Polish, polish, polish.
That’s what this final month is boiling down to. While we could technically release the demo right now, we want to make sure everything feels, sounds, and looks just right. In game development terms, this is often referred to as “adding juice”.
One example of this in our game would be the man’s walking fucntion. Within just our first week of development back in the summer of 2019, we had this basic game mechanic fully functional. You could press one button to go left, press another to go right, and the man’s sprite (the in-game artwork) would flip to match the direction he was moving in. Let go of the buttons and he’d revert to an idle standing sprite. It worked, and it felt like a major accomplishment.
Then came the juice, the most basic of which was sound. Obviously, each footstep needed a sound effect. But we soon discovered that simply repeating the exact same footstep sound over and over didn’t work. The result was mechanical, unnatural, and jarring. So we added several more footstep sounds, each one slightly different from the others.
Wouldn’t it be cool, we then thought, if there were little animated poofs of dust that trailed behind the man as he ran? A few weeks after this idea was first pitched, we implemented it. But something else felt off to us: when the man ran in the forest, an area clearly carpeted with dead leaves, the sound of his footsteps was the same as the other areas, including indoor spaces and outdoor grassy areas. Different footstep sounds for different areas would add to the immersion and feel a lot better.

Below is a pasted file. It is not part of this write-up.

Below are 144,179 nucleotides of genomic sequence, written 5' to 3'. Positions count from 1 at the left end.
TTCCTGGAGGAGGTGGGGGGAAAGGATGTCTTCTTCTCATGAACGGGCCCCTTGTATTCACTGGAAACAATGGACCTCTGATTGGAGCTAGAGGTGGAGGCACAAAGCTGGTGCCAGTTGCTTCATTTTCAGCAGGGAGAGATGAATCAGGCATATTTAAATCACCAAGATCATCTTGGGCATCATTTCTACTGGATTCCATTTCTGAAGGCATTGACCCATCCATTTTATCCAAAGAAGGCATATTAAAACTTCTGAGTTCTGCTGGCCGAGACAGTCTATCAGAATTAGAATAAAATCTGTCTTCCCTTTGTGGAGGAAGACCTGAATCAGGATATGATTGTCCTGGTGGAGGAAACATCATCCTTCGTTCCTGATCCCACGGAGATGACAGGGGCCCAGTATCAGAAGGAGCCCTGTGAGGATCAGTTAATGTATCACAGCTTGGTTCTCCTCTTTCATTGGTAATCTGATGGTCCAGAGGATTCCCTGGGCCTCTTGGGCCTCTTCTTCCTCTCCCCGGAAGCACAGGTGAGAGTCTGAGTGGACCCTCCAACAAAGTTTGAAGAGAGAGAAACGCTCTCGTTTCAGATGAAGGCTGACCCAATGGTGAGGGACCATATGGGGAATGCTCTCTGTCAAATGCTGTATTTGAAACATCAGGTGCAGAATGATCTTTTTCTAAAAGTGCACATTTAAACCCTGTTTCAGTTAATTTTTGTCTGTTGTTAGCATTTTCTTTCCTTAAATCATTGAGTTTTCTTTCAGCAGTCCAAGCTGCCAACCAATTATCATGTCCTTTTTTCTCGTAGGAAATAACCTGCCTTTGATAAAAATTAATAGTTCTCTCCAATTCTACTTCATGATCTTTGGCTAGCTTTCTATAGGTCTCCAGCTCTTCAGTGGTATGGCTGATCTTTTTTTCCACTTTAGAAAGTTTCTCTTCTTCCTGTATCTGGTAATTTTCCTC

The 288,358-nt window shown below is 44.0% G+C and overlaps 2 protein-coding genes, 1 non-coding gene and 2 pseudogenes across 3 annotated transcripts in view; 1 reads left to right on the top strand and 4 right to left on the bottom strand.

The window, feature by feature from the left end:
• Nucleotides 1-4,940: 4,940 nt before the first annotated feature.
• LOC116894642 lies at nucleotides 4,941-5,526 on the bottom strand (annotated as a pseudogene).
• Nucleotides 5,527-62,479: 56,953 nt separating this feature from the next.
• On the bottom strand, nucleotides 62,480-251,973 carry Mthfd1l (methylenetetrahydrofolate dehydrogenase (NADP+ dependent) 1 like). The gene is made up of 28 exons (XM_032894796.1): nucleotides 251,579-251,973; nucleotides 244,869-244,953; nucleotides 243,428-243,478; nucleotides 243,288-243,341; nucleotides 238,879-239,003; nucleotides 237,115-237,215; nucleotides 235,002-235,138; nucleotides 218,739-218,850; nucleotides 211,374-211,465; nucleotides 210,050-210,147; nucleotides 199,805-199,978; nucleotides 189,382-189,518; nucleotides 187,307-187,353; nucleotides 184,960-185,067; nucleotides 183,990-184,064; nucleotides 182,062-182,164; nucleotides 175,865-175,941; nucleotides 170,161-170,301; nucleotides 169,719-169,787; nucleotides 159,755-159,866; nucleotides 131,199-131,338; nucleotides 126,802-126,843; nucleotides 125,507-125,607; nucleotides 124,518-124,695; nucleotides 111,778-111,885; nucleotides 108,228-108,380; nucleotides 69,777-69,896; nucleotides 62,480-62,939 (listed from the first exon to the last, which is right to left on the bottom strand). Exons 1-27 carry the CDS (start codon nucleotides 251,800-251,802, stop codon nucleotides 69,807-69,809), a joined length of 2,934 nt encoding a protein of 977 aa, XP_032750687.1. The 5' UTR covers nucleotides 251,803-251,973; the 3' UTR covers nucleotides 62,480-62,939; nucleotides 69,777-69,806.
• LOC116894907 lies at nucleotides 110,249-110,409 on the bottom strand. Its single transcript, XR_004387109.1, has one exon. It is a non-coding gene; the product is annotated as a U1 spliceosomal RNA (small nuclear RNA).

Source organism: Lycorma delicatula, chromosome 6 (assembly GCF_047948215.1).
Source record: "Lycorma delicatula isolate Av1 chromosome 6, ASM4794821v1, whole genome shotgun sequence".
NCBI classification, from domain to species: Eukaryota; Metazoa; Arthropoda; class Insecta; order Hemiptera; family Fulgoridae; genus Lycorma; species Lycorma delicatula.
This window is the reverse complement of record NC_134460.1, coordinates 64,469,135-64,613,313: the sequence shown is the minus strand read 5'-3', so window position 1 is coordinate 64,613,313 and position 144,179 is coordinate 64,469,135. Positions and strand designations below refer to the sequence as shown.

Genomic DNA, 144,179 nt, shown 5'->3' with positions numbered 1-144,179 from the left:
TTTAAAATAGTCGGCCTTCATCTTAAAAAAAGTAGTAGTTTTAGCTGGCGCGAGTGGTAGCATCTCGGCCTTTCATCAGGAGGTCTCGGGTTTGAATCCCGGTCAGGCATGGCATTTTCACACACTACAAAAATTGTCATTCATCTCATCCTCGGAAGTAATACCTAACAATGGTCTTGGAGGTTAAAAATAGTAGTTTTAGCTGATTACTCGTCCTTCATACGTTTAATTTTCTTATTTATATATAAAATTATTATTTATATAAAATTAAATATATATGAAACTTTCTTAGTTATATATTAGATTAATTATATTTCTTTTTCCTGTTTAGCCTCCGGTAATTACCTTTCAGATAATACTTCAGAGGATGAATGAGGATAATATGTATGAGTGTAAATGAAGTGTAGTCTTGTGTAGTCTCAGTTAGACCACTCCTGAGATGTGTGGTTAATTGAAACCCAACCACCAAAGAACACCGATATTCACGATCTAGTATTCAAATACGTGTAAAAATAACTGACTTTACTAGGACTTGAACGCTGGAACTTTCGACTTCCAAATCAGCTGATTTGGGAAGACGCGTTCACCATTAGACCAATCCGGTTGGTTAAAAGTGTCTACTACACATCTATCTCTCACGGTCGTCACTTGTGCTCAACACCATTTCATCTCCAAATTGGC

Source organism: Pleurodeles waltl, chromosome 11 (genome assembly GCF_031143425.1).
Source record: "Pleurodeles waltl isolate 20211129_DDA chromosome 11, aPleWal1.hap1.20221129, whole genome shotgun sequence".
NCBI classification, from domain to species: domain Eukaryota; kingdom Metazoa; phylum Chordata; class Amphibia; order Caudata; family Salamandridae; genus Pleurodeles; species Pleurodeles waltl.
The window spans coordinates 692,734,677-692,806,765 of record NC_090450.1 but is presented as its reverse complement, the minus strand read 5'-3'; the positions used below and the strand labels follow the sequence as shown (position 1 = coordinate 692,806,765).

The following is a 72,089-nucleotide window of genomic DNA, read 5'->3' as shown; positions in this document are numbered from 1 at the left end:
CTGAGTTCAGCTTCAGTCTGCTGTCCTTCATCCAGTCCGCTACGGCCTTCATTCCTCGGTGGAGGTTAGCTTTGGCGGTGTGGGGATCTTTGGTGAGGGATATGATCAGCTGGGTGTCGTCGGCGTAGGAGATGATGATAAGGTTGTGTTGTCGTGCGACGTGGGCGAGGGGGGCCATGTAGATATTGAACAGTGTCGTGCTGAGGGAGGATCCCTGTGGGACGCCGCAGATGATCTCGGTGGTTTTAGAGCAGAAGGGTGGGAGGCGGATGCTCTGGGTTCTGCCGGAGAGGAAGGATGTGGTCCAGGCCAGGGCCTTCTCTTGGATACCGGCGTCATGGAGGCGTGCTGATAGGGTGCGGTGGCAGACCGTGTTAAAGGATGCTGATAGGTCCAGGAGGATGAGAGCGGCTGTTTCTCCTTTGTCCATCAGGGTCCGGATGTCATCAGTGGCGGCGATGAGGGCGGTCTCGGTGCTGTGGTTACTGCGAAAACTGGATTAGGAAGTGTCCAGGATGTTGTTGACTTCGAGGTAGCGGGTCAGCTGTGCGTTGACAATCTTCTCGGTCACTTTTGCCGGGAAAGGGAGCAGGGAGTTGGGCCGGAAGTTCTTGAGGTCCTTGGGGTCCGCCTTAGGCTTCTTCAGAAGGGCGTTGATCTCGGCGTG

This one turned out to be a little trickier to implement, because it required not only designing the sounds for many more types of areas (wood floors, dead leaves, wet ground), but also coding a system within the game that would “know” when to play the right footstep sounds. What Jason came up with was a kind of “checkpoint” system, where running through one “checkpoint” from one type of ground surface (grassy to indoor, for example, or forest to grassy), would signal to the audio manager to switch to a different kind of footstep sound.
The result is very satisfying, and so natural that it’s nearly imperceptible. Like so many things in video games, you only notice the details when they aren’t there.
And so, the bulk of this last month has been spent trudging through similar checklists full of tiny details, sometimes requiring us to re-do audio samples or tweak existing game systems so that everything just clicks.
We are fully aware that many of you are chomping at the bit to get your hands on this demo, and we can’t wait to release it and hear your thoughts, but games don’t happen automatically, and each tiny detail is a labor of love!